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The metric I use to assess airport security is very simple: if I myself am not subjected to extra intense scrutiny, then the airport and the flight I’m on are definitely not secured. Reason is, I am a very suspect-looking son of a bitch. I would pull me off the line every time and do strip and body-cavity searches. I’m usually traveling alone, I’m swarthy and Middle Eastern looking, I’m generally nervous and twitchy, travel without checked luggage, speak a Middle Eastern language into my cell phone and carry books, newspapers and other printed matter in a Middle Eastern language, much of which has photos such luminaries as Osama, Yasser, and Assad the Younger. The usual suspects. And don’t try to tell me the TSA employees can distinguish Hebrew from Arabic!
Like Groucho, who famously said he wouldn’t join any country club that would have him as a member, I don’t board any flight calmly when I’m permitted to board without getting the third degree.
Sadly, I slip through TSA security like a hot knife through butter. In the course of flying about 100,000 miles over the past 18 months, I’ve been given extra scrutiny (the “random” gate search) exactly once. In Raleigh-Durham, where they took Jed Babbin’s armor-piercing cigar lighter.
My kid recently made it through FLL security on a flight to LGA with a couple of live 9mm rounds in his jacket pocket, souvenirs of our lovely bonding day at the pistol range here in Florida. He looks even more menacing than I do, and has a Levantine given name to boot.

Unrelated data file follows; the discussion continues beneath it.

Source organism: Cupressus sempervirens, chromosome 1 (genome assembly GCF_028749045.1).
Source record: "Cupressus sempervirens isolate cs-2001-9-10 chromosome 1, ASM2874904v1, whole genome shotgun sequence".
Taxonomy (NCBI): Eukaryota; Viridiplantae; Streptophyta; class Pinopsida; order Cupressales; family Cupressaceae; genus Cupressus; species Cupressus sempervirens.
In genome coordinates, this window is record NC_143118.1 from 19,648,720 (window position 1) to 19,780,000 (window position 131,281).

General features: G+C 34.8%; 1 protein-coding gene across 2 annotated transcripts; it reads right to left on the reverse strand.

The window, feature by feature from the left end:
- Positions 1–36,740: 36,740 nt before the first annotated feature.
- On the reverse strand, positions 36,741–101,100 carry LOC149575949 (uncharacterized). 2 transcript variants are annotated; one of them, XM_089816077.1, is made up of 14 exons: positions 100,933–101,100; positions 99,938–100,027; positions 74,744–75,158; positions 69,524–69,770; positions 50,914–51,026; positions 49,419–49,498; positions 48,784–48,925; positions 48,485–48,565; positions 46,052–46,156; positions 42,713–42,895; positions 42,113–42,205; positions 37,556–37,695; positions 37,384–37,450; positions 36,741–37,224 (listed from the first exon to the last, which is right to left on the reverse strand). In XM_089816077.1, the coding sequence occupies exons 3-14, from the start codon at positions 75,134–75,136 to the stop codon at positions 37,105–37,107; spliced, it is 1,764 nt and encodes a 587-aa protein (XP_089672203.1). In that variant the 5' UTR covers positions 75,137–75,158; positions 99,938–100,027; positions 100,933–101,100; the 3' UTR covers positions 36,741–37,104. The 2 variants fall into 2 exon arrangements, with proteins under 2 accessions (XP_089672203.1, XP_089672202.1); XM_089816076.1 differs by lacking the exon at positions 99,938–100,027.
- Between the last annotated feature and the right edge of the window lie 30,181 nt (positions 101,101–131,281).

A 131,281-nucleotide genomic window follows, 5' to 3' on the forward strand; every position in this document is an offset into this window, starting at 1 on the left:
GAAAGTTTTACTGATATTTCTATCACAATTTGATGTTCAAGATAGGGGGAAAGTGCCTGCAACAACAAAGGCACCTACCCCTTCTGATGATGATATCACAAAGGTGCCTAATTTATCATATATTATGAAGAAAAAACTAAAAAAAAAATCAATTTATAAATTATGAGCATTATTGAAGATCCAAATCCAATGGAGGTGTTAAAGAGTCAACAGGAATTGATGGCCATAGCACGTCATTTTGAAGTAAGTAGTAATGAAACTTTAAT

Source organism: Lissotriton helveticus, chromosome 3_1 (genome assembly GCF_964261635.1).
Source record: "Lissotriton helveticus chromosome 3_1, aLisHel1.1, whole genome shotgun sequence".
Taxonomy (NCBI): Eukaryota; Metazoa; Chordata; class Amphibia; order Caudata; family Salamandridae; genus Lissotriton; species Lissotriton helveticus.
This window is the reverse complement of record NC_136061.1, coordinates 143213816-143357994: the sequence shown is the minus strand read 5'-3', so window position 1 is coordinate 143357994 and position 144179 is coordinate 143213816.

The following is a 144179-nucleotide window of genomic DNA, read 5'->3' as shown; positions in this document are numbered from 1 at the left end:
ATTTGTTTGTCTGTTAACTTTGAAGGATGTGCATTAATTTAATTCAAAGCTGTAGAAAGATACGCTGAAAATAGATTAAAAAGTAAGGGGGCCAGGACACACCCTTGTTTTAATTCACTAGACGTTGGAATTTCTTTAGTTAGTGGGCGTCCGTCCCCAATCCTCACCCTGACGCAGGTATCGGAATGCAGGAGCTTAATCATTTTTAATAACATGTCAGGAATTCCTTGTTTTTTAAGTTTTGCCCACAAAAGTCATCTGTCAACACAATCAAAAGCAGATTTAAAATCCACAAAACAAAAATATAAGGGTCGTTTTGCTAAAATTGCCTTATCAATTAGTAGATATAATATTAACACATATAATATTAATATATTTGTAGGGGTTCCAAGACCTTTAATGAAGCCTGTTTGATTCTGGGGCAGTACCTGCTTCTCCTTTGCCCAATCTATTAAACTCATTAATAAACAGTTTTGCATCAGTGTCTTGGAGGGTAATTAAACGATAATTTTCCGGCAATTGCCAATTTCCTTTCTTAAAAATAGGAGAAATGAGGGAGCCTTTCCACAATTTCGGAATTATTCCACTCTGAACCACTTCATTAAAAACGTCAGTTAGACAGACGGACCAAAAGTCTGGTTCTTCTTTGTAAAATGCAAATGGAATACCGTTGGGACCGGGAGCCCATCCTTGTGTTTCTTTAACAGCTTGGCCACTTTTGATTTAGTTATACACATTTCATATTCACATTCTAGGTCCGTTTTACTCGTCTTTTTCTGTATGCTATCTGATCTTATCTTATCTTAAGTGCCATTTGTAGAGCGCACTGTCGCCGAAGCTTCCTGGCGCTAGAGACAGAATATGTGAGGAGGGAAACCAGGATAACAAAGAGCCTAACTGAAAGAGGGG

And I made it through FLL and again through JFK on a trip to Tel Aviv (!!!) with the tote bag we’d had at the range that day. Repacking it in Tel Aviv for my flight back to Florida, my wife found a few more 9mm rounds in one of the interior pockets. Somehow, I think these would have been found at Ben Gurion airport.
My personal, subjective impression is that U.S. airport security is <= (less than or equal to) what it was pre 9/11.p>Having said that, it seems to me it is even worse in the UK. I’ve been through Gatwick several times this year, and each time, when I removed my laptop to pass it, exposed, through the machine, the inspector scornfully informed me that this was unnecessary. The last one, in August, added: “Here in Britain, we’re professionals!” Britain seems to have taken the position that the “phoniness” of the threat posed by Saddam extends to all of the Islamofascist hosts. br> — Paul Kotik /p> p> I read somewhere, strategypage.com I believe, that ground fired missiles could not take down a 737 or any plane bigger than a 737. Is this a true statement and does the
A man of faith in a godless age is hitting Americans where it hurts.
Mr. and Mrs. American Spectator Reader, let P.J. O’Rourke talk sense to your kids.
In Britain, defending your property can get you life.
The debacle of this president’s administration is both a cause and a symptom of the decline of American values. Unless Congress impeaches him, that decline will go on unchecked. An eminent jurist surveys the damage and assesses the chances for the recovery of our culture.
It won’t take long for conservatives to scratch this presidential wannabe off their 2008 scorecard.
The American Christmas, like the songs that celebrate it, makes room for everybody under the rainbow. Is that why so many people seem to be hostile to it?
Was the President done in by the economy, or by the politics of the economy?